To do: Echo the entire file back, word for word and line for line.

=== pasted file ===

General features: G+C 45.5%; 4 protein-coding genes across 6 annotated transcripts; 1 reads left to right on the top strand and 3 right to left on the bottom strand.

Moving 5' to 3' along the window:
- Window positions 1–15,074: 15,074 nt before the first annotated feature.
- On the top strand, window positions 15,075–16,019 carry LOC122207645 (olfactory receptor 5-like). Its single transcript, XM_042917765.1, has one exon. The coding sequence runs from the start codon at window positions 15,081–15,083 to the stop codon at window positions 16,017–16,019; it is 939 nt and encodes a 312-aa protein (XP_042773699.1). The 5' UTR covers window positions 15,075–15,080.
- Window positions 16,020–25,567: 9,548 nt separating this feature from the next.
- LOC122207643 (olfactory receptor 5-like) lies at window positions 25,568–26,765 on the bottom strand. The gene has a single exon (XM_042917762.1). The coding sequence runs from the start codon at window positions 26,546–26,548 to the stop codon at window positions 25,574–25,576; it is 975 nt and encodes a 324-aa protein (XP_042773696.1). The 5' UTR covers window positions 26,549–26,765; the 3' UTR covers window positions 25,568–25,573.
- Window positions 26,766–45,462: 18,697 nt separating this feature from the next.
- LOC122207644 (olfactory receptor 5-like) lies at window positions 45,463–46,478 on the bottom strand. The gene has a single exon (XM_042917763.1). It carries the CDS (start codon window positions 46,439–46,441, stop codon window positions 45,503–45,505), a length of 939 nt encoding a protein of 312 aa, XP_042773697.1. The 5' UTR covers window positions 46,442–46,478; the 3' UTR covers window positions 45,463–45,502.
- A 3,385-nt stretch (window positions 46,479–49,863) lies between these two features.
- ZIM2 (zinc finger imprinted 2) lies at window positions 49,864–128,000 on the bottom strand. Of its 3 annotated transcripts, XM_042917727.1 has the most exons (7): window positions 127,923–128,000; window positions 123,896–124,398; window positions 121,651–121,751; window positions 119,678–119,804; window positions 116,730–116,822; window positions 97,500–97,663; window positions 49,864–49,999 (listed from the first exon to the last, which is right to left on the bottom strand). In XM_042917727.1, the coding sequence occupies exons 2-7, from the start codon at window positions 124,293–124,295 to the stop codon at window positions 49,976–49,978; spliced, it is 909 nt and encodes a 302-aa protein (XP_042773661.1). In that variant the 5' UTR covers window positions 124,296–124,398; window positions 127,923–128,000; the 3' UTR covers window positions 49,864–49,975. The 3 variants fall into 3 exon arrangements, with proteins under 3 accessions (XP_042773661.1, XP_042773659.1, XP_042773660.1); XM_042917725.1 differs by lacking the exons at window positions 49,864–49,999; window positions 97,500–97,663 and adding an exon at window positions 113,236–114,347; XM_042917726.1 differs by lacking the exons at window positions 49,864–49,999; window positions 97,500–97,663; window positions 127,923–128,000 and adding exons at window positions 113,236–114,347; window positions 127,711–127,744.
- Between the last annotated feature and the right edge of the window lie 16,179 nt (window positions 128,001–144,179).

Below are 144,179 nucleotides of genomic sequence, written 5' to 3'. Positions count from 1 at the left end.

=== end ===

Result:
General features: G+C 45.5%; 4 protein-coding genes across 6 annotated transcripts; 1 reads left to right on the top strand and 3 right to left on the bottom strand.

Moving 5' to 3' along the window:
- Window positions 1–15,074: 15,074 nt before the first annotated feature.
- On the top strand, window positions 15,075–16,019 carry LOC122207645 (olfactory receptor 5-like). Its single transcript, XM_042917765.1, has one exon. The coding sequence runs from the start codon at window positions 15,081–15,083 to the stop codon at window positions 16,017–16,019; it is 939 nt and encodes a 312-aa protein (XP_042773699.1). The 5' UTR covers window positions 15,075–15,080.
- Window positions 16,020–25,567: 9,548 nt separating this feature from the next.
- LOC122207643 (olfactory receptor 5-like) lies at window positions 25,568–26,765 on the bottom strand. The gene has a single exon (XM_042917762.1). The coding sequence runs from the start codon at window positions 26,546–26,548 to the stop codon at window positions 25,574–25,576; it is 975 nt and encodes a 324-aa protein (XP_042773696.1). The 5' UTR covers window positions 26,549–26,765; the 3' UTR covers window positions 25,568–25,573.
- Window positions 26,766–45,462: 18,697 nt separating this feature from the next.
- LOC122207644 (olfactory receptor 5-like) lies at window positions 45,463–46,478 on the bottom strand. The gene has a single exon (XM_042917763.1). It carries the CDS (start codon window positions 46,439–46,441, stop codon window positions 45,503–45,505), a length of 939 nt encoding a protein of 312 aa, XP_042773697.1. The 5' UTR covers window positions 46,442–46,478; the 3' UTR covers window positions 45,463–45,502.
- A 3,385-nt stretch (window positions 46,479–49,863) lies between these two features.
- ZIM2 (zinc finger imprinted 2) lies at window positions 49,864–128,000 on the bottom strand. Of its 3 annotated transcripts, XM_042917727.1 has the most exons (7): window positions 127,923–128,000; window positions 123,896–124,398; window positions 121,651–121,751; window positions 119,678–119,804; window positions 116,730–116,822; window positions 97,500–97,663; window positions 49,864–49,999 (listed from the first exon to the last, which is right to left on the bottom strand). In XM_042917727.1, the coding sequence occupies exons 2-7, from the start codon at window positions 124,293–124,295 to the stop codon at window positions 49,976–49,978; spliced, it is 909 nt and encodes a 302-aa protein (XP_042773661.1). In that variant the 5' UTR covers window positions 124,296–124,398; window positions 127,923–128,000; the 3' UTR covers window positions 49,864–49,975. The 3 variants fall into 3 exon arrangements, with proteins under 3 accessions (XP_042773661.1, XP_042773659.1, XP_042773660.1); XM_042917725.1 differs by lacking the exons at window positions 49,864–49,999; window positions 97,500–97,663 and adding an exon at window positions 113,236–114,347; XM_042917726.1 differs by lacking the exons at window positions 49,864–49,999; window positions 97,500–97,663; window positions 127,923–128,000 and adding exons at window positions 113,236–114,347; window positions 127,711–127,744.
- Between the last annotated feature and the right edge of the window lie 16,179 nt (window positions 128,001–144,179).

Below are 144,179 nucleotides of genomic sequence, written 5' to 3'. Positions count from 1 at the left end.